For fear of retaliation from the alleged Russian tampering in the American presidential election, the Obama administration is equipping for possible covert cyber activities. Current and former U.S. intelligence officials have told NBC News of their direct knowledge on the situation. The CIA has been tasked with delivering to the White House various options for “clandestine” cyber operations aimed to harass and “embarrass” the Kremlin leadership. Although no details were provided, sources have confirmed that the agency has already started selecting targets, opening cyber doors and making other preparations. Traditionally, the NSA is the center for American digital spying, but due to the covert nature of the task, the CIA’s Information Operations Center (IOC) will take the lead and work alongside NSA and Pentagon specialized analysts.
This is not the first time the CIA has been appointed with such a task. Two former officers, who worked on Russia, explained that there is a long history of the White House asking for options for covert action against Russia. But missions were never carried out based on political decisions. Former CIA deputy director Michael Morell expressed skepticism on an extensive attack against Russian networks: the U.S. does not want to set a precedent for other countries to do the same against them. But, general consensus of the intelligence community is that unless the U.S. stands up to cyber-attacks from Russia, “we’ll only see more and more of it in the future.” One former officer said that we need “to remind them that two can play at this game and we have a lot of stuff.”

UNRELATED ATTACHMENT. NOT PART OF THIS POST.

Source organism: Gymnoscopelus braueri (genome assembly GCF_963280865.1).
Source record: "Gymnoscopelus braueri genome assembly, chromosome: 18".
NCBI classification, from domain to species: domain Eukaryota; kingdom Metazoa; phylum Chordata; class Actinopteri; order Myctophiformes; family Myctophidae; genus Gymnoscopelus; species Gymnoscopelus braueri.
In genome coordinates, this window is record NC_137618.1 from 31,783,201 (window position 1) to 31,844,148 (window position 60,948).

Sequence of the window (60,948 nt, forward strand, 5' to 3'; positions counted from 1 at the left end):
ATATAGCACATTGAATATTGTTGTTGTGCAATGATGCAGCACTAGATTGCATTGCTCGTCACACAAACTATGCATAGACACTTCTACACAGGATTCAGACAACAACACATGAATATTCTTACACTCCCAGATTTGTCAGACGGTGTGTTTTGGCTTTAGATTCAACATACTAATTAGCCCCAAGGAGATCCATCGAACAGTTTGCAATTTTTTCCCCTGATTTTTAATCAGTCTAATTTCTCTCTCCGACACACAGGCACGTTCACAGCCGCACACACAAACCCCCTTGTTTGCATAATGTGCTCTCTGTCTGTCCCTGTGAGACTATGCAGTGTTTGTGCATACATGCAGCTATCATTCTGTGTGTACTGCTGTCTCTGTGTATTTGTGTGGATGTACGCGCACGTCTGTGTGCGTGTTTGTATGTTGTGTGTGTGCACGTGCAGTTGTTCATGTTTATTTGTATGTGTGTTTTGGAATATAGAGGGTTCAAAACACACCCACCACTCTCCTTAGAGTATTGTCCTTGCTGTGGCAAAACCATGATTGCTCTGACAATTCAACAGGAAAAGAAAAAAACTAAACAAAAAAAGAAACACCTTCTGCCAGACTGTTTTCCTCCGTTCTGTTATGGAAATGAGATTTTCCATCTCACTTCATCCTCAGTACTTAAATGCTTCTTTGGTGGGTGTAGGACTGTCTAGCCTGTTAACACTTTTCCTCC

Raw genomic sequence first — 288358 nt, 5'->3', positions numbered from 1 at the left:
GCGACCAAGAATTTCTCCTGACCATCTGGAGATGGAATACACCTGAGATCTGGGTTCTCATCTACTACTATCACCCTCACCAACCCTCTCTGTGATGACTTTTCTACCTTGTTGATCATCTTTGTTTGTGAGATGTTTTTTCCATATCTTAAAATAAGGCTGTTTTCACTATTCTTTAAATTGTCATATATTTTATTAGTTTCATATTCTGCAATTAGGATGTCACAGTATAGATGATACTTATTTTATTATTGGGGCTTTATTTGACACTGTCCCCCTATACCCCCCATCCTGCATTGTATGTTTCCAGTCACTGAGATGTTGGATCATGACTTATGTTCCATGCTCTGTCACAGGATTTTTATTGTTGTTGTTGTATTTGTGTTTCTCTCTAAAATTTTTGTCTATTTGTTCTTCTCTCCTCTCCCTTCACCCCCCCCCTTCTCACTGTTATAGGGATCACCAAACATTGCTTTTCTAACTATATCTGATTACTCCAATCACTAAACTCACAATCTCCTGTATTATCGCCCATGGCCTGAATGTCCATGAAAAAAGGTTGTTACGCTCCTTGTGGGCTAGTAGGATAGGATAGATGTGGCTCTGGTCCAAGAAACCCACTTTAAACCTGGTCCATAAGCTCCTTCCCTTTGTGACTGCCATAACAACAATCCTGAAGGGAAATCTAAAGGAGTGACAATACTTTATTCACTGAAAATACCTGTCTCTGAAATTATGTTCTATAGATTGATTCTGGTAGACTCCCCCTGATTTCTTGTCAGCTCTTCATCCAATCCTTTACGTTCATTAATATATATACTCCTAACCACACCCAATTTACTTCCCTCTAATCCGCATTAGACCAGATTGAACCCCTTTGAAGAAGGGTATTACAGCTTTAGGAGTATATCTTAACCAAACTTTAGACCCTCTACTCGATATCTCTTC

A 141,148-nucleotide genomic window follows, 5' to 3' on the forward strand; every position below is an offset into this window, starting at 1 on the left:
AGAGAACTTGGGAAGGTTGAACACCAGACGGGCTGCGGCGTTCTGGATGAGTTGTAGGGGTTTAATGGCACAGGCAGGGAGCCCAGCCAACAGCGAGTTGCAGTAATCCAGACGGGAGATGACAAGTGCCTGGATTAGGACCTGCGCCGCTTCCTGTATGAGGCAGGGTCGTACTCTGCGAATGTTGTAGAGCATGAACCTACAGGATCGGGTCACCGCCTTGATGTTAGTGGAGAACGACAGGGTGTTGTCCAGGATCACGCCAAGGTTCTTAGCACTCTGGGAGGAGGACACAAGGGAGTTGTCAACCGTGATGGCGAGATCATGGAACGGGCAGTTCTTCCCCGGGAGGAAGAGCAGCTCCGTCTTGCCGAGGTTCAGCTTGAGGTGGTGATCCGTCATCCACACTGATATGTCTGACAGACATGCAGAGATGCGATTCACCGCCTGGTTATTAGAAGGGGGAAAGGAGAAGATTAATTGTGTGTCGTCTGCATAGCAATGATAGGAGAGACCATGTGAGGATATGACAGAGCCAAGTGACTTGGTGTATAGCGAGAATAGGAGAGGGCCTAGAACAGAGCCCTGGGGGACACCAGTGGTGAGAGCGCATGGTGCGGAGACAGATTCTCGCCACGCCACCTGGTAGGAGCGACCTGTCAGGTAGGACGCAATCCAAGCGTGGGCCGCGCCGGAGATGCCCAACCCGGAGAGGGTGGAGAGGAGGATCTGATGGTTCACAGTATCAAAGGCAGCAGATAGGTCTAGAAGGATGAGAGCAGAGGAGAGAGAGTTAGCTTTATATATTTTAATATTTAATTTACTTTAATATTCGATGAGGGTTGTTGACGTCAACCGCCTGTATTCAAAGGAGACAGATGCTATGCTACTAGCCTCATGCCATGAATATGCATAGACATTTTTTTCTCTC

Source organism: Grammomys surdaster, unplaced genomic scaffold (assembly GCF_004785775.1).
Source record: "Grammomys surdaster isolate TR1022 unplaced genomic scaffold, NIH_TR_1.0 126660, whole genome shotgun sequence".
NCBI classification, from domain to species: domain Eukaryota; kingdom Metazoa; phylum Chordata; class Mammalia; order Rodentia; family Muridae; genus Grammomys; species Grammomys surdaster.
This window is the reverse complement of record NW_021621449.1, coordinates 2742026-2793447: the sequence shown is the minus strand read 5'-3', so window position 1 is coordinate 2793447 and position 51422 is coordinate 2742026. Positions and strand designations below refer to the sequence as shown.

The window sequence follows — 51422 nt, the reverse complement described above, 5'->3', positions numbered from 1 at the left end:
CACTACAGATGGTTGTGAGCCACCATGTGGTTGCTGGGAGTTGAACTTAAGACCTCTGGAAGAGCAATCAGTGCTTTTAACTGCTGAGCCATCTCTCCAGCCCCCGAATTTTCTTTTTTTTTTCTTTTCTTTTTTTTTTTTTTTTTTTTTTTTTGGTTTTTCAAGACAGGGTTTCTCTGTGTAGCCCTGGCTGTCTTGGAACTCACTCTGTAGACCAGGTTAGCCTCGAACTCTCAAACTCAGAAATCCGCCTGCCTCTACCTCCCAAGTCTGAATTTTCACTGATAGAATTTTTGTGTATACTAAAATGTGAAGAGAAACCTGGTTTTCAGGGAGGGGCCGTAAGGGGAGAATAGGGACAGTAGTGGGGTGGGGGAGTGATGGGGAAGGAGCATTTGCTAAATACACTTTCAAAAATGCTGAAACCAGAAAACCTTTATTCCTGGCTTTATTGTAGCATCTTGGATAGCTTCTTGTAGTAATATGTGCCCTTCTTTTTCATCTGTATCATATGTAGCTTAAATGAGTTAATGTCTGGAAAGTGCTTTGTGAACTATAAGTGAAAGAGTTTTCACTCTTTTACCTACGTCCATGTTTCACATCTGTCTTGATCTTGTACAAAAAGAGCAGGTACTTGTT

Vice President Joe Biden reassures the nation at “Meet the Press” that a message will be sent to Putin and that “it will be at the time of our choosing, and under the circumstances that will have the greatest impact.”